Last year, I had the incredible opportunity of spending five weeks in Port Vila, Vanuatu, working on a research project to evaluate the impact of free access to law in the Pacific Islands. While spending part of my days at the Law Faculty of the University of the Pacific (the other part I spent at the beach), I came to realize that most academics present were working in the Pacific Languages Unit, another teaching program based at the Emalus Campus of the University. Linguists, anthropologists and ethnologists have undertaken the large task of deciphering, writing down and analyzing some of the approximately 110 different languages that are still spoken by the 215,000 Ni-Vanuatu. With an average of 1,700 speakers for each language in 1996, Vanuatu has the world record for language density.
Apart from the beaches, the reason for the recent scientific interest in the numerous languages of this otherwise unknown archipelago is that many of them are at risk of disappearing. Some, such as Ifo, have already become extinct. Others, like Araki, will die in the years to come along with village elders. Young people instead choose to speak Bislama, a English-based Creole that is more widely disseminated. Many inhabitants also speak either English or French, a legacy of the British-French Condominium under which these islands were ruled for several decades.
This depressing reality is the most obvious sign that the once vibrant Ni-Vanuatu cultures are dying—not from a slowly evolving cancer, but from a dazzling flesh-eating disease. We cannot even take the comforting position that this phenomenon is limited to a few distant islands, because it is symptomatic in a large number of countries. This is not even limited to the developing world. Native American Indians are in the same situation. I personally live only a few kilometers from lands granted to the Mohawk Nation and can tell you that aside from a sign near the town hall, you would never guess that Mohawks have their own language.
Although language is the most visible component of cultural identity, the arts are another universally recognized reflection of a culture. (Hollywood movie producers show their “concern” for this by trying to convince us that file sharing is a major threat to culture!) But for French Canadians like me, law can be also be added to that list. When the British Crown granted the Act of Quebec in 1774, it not only allowed French Canadians to keep their language and religion, but also their legal system (at least in private matters). Without this document, the French culture would have certainly declined and maybe disappeared from North America over the next two centuries. It is a paradox that the Act of Quebec sprang from the troubled years preceding the birth of our giant neighbor, which is now the biggest threat to our culture. Still, our ancestors managed to keep their own law accounts for the preservation of such legal concepts as unjust enrichment or the obligation to assist a person in danger. The evolution of these laws through a few centuries of intellectual isolation has uniquely shaped our legal system and continuously reflects the values of the people of Quebec. In the end, although the French Canadian accent is more often associated with our cultural identity, our dual legal system (common law / civil law) undoubtedly contributes to it.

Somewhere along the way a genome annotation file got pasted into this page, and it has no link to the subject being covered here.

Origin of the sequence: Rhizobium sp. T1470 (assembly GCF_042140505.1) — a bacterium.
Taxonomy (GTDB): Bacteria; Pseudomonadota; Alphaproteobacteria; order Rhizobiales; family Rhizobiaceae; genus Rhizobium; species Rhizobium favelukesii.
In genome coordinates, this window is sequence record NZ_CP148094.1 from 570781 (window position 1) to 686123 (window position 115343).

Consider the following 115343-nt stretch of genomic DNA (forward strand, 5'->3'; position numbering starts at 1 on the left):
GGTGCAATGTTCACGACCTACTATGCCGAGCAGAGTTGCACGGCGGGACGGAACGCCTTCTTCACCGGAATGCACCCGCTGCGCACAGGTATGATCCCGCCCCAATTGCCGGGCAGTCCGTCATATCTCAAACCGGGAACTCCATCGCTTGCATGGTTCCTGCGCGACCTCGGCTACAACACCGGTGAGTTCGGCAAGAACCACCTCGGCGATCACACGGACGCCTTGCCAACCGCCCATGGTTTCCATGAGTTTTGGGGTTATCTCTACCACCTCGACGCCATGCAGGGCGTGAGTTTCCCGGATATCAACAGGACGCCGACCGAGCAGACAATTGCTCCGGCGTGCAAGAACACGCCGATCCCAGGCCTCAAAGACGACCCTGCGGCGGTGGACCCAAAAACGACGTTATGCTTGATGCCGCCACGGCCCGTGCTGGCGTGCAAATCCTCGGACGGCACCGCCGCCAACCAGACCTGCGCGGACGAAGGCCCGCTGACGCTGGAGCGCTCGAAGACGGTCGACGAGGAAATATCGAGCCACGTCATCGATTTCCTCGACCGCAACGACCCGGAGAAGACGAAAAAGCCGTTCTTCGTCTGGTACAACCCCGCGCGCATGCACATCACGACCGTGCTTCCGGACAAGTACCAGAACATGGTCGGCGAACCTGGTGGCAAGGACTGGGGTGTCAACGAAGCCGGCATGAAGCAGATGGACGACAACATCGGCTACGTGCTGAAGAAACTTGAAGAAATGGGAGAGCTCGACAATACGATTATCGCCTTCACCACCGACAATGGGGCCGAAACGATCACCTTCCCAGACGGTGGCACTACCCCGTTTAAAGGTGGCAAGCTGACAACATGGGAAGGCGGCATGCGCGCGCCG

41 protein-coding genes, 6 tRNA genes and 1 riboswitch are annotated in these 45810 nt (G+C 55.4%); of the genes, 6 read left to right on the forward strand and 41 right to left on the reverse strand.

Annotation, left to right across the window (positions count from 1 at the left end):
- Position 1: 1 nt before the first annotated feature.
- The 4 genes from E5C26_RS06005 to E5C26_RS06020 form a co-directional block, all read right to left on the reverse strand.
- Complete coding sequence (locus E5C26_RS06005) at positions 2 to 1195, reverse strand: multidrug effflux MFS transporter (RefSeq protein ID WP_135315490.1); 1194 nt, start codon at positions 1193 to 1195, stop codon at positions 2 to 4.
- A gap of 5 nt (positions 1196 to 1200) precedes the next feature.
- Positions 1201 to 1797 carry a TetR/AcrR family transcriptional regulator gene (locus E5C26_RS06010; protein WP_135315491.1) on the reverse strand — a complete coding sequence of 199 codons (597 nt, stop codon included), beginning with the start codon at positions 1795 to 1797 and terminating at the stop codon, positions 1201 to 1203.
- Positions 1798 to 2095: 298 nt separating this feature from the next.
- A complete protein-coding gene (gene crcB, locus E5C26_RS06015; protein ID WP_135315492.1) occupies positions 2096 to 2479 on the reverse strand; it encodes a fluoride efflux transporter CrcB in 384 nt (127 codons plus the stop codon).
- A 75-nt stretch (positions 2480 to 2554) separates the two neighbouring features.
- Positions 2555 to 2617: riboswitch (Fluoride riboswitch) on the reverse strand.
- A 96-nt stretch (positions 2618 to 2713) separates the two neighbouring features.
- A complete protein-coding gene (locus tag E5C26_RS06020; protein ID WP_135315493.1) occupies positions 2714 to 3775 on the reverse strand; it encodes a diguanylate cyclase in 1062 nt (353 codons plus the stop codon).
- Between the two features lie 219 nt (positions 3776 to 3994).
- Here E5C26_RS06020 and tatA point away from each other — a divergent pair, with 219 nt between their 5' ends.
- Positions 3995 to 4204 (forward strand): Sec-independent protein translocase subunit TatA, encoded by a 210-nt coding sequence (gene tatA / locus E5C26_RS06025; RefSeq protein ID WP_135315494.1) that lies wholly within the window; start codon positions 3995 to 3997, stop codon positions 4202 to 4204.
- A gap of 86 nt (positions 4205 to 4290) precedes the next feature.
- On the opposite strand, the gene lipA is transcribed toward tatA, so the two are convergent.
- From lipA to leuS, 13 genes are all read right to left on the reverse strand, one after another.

If you admit that legal systems are subcomponents of cultures, there is no question that their diversity should be protected, or at least promoted. Unfortunately, the trend has been going in the opposite direction for a long time. Many legal systems have disappeared with the rise of moderns states. Many more vanished during the colonial era, as it spread common law and civil law all around the globe. But more recently, it is the lack of accessibility in a period characterized by the free flow of information that is causing most of the damages to legal diversity. While the laws and customs of many countries in the developing world are still difficult to find at all, especially in electronic forms, the legal documents that are the most easily accessible on the Internet receive unprecedented attention. For example, all across French-speaking Western Africa, French jurisprudence is more often cited than local law. This can be explained by the simple fact that local decisions are generally impossible to access. In Burkina Faso, the only remaining copies of historical decisions from the Cour de Cassation are piled under a staircase (at least they were in 2004 when I last visited the building). In contrast, every decision rendered since 1989 from the equivalent French court is freely accessible online on Legifrance, and all those published in the court bulletins are also available up to 1960. Another illustration of this problem is the ever-increasing number of citations of the decisions of the European courts at the international level. Without any doubt, the new leadership taken by these institutions, particularly in the field of humanitarian law, is a major factor in this phenomenon. But the fact that many of these decisions are freely distributed online in 23 different languages cannot be ignored either.